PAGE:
Childhood Killing someone for something that happened 36 years ago as a child might sound absurd, but it might not be. In “The Utterly Perfect Murder” by Ray Bradbury, a man named Doug wakes up in the middle of the night to kill his childhood “friend”, Ralph. He does not know why it took him 36 years for it to come to him, but he decides that it needs to be done. So he gets on a train, leaving his family behind. However, when Doug arrives at Ralph’s house he decides not to kill him because of the physical and mental state Ralph has deteriorated to.
Friendship is the lock that closes the door to loneliness. Candy was aware of the lonely life of men on ranches and to avoid this solitude, he grew a reliance on the companionship of his mutt, and later George and Lennie. After a gruesome argument in the ranch, Candy 's mutt was taken to be shot and Candy lay on his bed terribly sad, "A shot sounded in the distance... For a moment he [Candy] continued to stare at the ceiling. Then he rolled slowly over and faced the wall and lay silent" (51).
In the story, “The Outcasts of Poker Flat” by Bret Harte, four of the town’s ‘undesirables’ are banished from Poker Flat so they set off to go to Sandy Bar. On the way there, they meet two newly weds who help them by letting them take shelter in a cabin. However, they wake up to find that one of them in the group, Uncle Billy, has taken the horses and went out on his own so now the rest of them are stuck in the cabin after a snow storm. John Oakhurst takes the role of the leader in the group and comes off as a cool and collected person, but at the end of the story, he ends up committing suicide.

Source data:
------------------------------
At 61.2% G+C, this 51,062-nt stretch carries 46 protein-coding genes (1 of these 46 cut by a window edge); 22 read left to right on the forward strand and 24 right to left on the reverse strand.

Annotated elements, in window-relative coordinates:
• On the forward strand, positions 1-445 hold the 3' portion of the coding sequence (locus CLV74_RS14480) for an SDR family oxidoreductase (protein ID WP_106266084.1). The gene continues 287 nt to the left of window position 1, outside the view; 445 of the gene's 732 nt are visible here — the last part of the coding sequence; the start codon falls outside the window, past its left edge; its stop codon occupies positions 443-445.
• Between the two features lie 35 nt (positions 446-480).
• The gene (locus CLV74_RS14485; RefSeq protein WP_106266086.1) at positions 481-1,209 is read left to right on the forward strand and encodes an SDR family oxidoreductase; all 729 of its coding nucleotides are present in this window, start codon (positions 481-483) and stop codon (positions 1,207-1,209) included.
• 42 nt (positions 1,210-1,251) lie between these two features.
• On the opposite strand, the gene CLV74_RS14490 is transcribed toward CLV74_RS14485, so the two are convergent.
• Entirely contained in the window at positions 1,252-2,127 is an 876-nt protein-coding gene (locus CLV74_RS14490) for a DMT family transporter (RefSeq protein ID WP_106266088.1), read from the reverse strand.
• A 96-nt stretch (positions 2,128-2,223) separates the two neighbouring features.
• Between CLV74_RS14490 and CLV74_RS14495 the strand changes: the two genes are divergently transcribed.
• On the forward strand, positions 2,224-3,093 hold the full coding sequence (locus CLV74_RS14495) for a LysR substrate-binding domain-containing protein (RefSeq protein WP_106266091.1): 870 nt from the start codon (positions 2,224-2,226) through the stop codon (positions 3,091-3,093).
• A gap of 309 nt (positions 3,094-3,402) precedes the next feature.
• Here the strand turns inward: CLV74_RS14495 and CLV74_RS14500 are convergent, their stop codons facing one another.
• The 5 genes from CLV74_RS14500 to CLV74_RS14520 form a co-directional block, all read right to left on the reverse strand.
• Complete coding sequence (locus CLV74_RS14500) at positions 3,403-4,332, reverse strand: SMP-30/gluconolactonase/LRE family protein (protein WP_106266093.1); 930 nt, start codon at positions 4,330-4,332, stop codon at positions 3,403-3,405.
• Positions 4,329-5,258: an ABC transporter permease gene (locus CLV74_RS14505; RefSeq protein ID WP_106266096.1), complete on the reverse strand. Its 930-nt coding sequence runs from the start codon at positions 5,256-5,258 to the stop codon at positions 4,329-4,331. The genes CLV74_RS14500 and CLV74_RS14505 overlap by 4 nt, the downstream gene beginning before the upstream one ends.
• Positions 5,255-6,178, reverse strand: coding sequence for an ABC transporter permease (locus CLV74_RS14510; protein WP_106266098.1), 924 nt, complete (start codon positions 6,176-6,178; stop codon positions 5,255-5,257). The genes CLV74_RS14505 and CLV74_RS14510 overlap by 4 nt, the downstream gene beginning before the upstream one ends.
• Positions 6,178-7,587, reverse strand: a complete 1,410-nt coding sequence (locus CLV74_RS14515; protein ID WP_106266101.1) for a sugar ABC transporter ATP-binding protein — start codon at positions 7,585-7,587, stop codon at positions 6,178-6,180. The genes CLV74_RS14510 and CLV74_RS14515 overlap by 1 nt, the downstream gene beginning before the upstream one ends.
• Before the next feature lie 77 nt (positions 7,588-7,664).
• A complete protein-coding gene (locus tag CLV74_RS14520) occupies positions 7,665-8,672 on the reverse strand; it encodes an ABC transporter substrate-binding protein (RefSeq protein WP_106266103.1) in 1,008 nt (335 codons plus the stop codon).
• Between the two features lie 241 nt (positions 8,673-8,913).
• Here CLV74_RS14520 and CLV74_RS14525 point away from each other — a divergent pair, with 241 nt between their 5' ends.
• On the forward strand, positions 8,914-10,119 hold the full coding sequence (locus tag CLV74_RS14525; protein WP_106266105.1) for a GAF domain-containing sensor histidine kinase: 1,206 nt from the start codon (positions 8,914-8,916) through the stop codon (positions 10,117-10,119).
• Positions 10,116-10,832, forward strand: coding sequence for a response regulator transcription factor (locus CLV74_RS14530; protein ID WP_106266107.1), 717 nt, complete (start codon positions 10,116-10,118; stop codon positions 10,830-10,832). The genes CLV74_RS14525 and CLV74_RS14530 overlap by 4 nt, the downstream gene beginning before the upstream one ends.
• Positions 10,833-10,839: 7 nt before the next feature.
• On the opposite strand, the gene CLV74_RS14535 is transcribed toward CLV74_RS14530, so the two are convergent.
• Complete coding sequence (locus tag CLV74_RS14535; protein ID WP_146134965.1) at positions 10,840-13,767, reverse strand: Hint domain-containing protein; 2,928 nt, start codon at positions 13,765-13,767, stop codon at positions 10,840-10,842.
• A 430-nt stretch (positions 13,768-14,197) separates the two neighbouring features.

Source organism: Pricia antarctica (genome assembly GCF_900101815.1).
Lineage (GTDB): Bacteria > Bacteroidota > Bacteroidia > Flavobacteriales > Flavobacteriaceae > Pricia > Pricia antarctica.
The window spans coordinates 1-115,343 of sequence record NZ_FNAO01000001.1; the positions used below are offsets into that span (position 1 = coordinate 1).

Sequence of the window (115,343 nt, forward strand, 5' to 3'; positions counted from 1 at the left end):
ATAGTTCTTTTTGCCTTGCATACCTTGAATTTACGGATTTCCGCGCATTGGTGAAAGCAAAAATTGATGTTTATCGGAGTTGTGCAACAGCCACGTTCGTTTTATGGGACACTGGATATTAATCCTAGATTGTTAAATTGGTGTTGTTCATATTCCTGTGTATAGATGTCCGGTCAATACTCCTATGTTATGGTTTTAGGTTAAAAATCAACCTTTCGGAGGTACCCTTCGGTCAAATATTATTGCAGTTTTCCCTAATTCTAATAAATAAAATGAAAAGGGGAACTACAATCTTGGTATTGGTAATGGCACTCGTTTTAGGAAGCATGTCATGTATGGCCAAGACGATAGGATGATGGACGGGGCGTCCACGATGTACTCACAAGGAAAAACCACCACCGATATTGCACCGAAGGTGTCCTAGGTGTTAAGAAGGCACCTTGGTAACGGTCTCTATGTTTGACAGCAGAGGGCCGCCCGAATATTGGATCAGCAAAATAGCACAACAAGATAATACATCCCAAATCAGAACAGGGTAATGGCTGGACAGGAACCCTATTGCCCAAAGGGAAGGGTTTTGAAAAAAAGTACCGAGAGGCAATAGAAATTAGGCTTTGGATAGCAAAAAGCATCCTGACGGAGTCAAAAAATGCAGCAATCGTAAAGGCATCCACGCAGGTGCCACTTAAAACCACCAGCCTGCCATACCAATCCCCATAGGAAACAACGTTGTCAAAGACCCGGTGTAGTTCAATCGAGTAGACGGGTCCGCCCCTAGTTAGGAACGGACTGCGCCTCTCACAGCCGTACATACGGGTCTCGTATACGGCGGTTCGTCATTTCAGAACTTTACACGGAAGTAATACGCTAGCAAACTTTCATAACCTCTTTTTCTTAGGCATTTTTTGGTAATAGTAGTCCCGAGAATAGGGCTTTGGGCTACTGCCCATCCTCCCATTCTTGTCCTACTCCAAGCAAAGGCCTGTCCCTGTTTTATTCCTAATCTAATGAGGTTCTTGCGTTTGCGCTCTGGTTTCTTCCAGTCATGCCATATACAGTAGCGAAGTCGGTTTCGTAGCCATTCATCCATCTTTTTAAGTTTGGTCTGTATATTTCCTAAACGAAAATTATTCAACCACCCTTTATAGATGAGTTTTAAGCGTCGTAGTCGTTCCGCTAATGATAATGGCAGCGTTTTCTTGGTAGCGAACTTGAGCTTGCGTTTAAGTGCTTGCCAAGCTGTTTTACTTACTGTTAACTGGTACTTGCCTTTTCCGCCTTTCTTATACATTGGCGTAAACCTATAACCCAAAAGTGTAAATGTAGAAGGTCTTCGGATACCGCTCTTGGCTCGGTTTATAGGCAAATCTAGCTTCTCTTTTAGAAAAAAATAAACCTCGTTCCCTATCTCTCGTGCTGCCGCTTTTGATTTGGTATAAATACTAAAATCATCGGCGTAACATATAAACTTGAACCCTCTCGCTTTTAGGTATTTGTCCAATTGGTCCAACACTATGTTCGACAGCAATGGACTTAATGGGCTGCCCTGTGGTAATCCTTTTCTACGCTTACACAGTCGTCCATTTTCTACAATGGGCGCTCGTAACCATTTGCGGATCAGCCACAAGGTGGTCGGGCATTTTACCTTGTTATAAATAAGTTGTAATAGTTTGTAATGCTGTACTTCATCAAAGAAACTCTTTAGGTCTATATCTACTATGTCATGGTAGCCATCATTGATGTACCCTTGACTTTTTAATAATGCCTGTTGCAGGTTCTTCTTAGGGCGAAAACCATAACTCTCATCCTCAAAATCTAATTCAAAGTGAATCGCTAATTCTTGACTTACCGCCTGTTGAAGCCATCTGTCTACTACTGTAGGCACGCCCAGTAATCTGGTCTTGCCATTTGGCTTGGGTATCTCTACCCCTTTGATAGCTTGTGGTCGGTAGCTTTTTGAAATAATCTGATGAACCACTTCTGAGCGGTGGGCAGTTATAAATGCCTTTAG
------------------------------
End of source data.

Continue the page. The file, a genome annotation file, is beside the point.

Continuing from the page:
Martin, the twelve year old protagonist, begins the story deathly ill in bed. His pet dog, Dog, scours the town in search of people and items to bring back to Martin’s room. Dog is Martin's representative, his contact to the world. The cemetery is one of the places Dog goes to everyday, revealing the stone cold death theme in the story. “Dead, said his mother, yes, dead killed in an auto accident a mile out of town,” (Bradbury 007).
For instance, Laura was abandoned by her father and left with only “a blown-up photograph of the father” (Menagerie 22), an old phonograph and records belonging to her father, and a postcard that states, “Hello-goodbye!” (23). Jessie’s father dies leaving her with animals made from pipe cleaners and memories of a “Big old faded blue man in the chair” (“ ‘night, Mother”
Although there was the time needed for the parents to mourn the death of their child, they were not promised any. Within the same day of their sons death, they had events and tasks that needed their attention. Life waits for no one and has a pace of its own. The humming sound adds to their disturbing theme of the call, when life calls you just have to answer. The baker calls and repeat the name of the recently deceased child “Scotty”.
However, in Hogan’s novel Power this idea comes most to life. After Ama, a strong traditional woman, has killed a panther, she tells the younger Omishto that she must tell the truth about her crime, except for a description of the cat’s appearance. Not until later in the novel does the reader discover the reason for this omission. Omishto realizes that to describe the run down and sickly appearance of the panther to the elders, “would cut their world in half. It would break their hearts and lives.